Just 1,300 people living in Westmeath are registered to vote for the upcoming Seanad elections on the National University of Ireland (NUI ) panel, one of just three panels which allows members of the public to vote.
Of the total of 97,734 people on the NUI register of electors, just 1,295 have addresses in Westmeath, based on the most recent register which was published in June 2010. This equates to 1.6 per cent of the county’s population, just below the national average representation.
However, several towns in Westmeath are above the national average, with Moate at 5.5 per cent, Castlepollard at 4.3, Athlone 3.7, and Mullingar 2.8 per cent respectively. Rochfortbridge has a very low percentage of voters at just 0.75 per cent, according to Senate nominee Peter Mooney, a candidate on the NUI panel.
Across the Midlands, a total of 3,260 voters in the counties of Westmeath, Longford, and Laois are registered to vote for the three Seanad seats which will be filled from the 27 NUI candidates.
The 60 senators who make up Seanad Éireann consist of 43 elected from five panels consisting of TDS, senators and councillors; 11 appointed by the Taoiseach; six elected by the graduates of certain Irish universities; three by graduates of the University of Dublin; and three by NUI graduates.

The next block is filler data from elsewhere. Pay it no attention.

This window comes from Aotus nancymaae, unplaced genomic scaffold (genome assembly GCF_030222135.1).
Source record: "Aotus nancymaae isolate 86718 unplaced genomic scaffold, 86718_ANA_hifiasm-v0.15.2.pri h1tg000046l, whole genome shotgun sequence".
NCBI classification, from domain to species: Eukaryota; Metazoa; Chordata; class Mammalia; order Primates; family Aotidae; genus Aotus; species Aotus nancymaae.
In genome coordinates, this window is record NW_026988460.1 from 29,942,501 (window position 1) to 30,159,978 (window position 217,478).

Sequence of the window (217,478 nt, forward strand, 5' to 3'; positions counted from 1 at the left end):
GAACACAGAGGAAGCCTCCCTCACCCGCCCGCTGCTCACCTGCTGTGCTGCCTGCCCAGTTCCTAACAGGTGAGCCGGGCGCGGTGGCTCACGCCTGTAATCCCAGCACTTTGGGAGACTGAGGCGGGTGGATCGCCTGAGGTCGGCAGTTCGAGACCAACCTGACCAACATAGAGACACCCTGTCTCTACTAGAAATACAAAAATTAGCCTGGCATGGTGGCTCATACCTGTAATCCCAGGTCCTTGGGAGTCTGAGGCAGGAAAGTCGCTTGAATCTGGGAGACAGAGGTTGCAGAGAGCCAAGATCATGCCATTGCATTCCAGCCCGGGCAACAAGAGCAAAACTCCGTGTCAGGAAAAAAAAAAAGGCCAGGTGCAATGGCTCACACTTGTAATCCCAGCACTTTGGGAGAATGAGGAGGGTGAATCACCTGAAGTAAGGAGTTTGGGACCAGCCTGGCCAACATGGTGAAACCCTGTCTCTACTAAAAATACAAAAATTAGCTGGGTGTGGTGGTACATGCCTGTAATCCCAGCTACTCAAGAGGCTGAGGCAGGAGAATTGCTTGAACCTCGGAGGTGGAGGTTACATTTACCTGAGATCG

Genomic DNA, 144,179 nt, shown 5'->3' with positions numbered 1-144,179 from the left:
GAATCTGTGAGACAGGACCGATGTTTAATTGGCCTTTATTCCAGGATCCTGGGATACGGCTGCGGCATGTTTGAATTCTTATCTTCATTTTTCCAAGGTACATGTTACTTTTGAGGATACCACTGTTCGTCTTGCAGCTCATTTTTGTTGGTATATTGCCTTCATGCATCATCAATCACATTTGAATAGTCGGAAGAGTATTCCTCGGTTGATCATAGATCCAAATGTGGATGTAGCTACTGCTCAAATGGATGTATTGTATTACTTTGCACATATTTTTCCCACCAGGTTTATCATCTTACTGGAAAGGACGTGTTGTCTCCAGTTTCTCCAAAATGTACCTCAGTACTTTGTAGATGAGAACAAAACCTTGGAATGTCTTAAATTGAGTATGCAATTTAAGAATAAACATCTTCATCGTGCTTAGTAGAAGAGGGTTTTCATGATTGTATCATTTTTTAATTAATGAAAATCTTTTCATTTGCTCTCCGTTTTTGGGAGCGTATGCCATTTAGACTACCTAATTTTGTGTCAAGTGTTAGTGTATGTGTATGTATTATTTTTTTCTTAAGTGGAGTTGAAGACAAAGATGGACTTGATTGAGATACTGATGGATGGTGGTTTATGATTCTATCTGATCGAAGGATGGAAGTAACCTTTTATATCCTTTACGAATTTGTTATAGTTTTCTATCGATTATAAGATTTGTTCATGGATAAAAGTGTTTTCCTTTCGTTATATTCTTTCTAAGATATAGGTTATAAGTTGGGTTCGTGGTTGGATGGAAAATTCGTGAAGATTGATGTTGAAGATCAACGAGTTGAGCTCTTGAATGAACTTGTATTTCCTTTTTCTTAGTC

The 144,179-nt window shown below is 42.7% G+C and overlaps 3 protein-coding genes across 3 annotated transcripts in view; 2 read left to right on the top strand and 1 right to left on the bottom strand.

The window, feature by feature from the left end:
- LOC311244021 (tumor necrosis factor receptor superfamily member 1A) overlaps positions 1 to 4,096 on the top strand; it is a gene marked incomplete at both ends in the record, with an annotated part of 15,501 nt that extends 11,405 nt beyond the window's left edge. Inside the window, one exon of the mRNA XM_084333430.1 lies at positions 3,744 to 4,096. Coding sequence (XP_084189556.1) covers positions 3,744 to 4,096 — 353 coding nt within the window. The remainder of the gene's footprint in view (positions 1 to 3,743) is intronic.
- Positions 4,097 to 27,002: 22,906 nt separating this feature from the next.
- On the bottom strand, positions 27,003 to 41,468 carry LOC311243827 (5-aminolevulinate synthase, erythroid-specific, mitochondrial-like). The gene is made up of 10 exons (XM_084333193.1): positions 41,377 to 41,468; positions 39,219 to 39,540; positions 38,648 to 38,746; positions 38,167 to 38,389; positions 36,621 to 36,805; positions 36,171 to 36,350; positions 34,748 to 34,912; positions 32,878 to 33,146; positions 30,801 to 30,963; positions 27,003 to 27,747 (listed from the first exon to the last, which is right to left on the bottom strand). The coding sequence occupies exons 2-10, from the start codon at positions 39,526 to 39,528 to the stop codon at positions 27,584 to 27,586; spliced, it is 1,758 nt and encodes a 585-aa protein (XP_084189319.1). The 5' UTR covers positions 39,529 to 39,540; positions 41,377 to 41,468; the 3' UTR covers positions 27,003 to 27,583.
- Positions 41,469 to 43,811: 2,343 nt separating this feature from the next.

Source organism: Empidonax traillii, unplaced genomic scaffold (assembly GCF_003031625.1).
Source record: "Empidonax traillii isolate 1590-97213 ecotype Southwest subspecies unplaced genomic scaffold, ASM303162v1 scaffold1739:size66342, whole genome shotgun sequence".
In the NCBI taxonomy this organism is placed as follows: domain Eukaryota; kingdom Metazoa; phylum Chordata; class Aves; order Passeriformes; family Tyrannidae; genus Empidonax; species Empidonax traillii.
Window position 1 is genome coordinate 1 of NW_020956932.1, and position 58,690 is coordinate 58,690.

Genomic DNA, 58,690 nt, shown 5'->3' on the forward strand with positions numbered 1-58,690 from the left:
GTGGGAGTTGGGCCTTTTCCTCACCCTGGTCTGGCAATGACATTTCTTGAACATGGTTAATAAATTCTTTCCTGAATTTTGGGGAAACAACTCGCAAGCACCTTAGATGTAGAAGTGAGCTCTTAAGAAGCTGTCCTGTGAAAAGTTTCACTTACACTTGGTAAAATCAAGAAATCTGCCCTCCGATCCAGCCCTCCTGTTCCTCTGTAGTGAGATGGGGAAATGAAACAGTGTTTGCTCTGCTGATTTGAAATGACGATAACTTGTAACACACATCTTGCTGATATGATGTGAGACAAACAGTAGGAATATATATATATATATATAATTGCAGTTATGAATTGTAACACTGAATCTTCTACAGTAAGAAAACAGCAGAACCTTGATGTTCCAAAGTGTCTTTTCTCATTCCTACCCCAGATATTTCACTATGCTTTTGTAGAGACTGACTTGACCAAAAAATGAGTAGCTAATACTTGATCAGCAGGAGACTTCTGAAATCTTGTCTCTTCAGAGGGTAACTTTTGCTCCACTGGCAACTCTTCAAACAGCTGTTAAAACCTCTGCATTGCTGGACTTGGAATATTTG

Senate nominee Peter Mooney said the Westmeath figures “just highlight the need for serious reform of the Seanad and its voting system”, adding that “the Seanad election process should be opened up to all the electorate and held on the same day as the general election”.
Drawing attention to the delivery of ballot papers to the 3,260 NUI voters across the Midlands, Galway-based Independent Senator Rónán Mullen also criticised the system of Senate elections, labelling it “fundamentally unfair”.
“At a time when there is unanimity on the need to reform Irish politics, today sees the beginning of an election in which 98.5 per cent of Laois, Offaly and Westmeath people have no vote at all. This is a system in need of a dramatic overhaul. This must be the last Irish election in which a candidate has to ask, ‘What university did you attend?’ in order to canvass a vote.”
Meanwhile in Westmeath, campaigns have got under way for the local candidates who have been nominated to contest the Senate elections.
Current leader of the Senate, Fianna Fáil’s Senator Donie Cassidy, has been nominated on the Labour Panel, while Fine Gael’s Cllr Peter Burke has been nominated on the Industrial and Commercial Panel and Cllr Frank McDermott on the Agricultural Panel.
Moate-based Seamus Boland, CEO of Irish Rural Link and well known community development leader, is among those contesting the Senate as an Independent candidate. He will contest the Administrative Panel, having been nominated by the Disability Federation of Ireland.
Ballot papers for the NUI Seanad election are issued from March 21 to the address on the most recent register. Papers have to be returned by April 27.